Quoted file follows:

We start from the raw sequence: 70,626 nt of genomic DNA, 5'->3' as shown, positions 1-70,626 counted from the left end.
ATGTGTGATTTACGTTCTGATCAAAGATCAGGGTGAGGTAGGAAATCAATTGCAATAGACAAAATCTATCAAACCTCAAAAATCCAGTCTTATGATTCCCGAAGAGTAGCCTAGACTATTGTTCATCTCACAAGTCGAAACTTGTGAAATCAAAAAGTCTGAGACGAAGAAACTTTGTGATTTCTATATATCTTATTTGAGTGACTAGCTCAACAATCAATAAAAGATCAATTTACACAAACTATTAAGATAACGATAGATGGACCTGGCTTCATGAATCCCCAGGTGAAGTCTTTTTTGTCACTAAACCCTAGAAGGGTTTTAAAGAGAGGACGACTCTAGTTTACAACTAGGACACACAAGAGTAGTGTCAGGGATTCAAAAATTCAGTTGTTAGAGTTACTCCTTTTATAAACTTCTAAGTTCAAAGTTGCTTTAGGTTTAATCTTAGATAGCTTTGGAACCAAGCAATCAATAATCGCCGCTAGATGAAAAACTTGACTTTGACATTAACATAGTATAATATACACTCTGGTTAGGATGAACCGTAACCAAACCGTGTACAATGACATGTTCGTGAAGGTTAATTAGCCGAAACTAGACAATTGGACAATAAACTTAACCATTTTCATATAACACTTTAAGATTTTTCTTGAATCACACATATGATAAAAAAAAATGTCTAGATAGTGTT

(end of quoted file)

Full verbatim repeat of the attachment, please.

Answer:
We start from the raw sequence: 70,626 nt of genomic DNA, 5'->3' as shown, positions 1-70,626 counted from the left end.
ATGTGTGATTTACGTTCTGATCAAAGATCAGGGTGAGGTAGGAAATCAATTGCAATAGACAAAATCTATCAAACCTCAAAAATCCAGTCTTATGATTCCCGAAGAGTAGCCTAGACTATTGTTCATCTCACAAGTCGAAACTTGTGAAATCAAAAAGTCTGAGACGAAGAAACTTTGTGATTTCTATATATCTTATTTGAGTGACTAGCTCAACAATCAATAAAAGATCAATTTACACAAACTATTAAGATAACGATAGATGGACCTGGCTTCATGAATCCCCAGGTGAAGTCTTTTTTGTCACTAAACCCTAGAAGGGTTTTAAAGAGAGGACGACTCTAGTTTACAACTAGGACACACAAGAGTAGTGTCAGGGATTCAAAAATTCAGTTGTTAGAGTTACTCCTTTTATAAACTTCTAAGTTCAAAGTTGCTTTAGGTTTAATCTTAGATAGCTTTGGAACCAAGCAATCAATAATCGCCGCTAGATGAAAAACTTGACTTTGACATTAACATAGTATAATATACACTCTGGTTAGGATGAACCGTAACCAAACCGTGTACAATGACATGTTCGTGAAGGTTAATTAGCCGAAACTAGACAATTGGACAATAAACTTAACCATTTTCATATAACACTTTAAGATTTTTCTTGAATCACACATATGATAAAAAAAAATGTCTAGATAGTGTT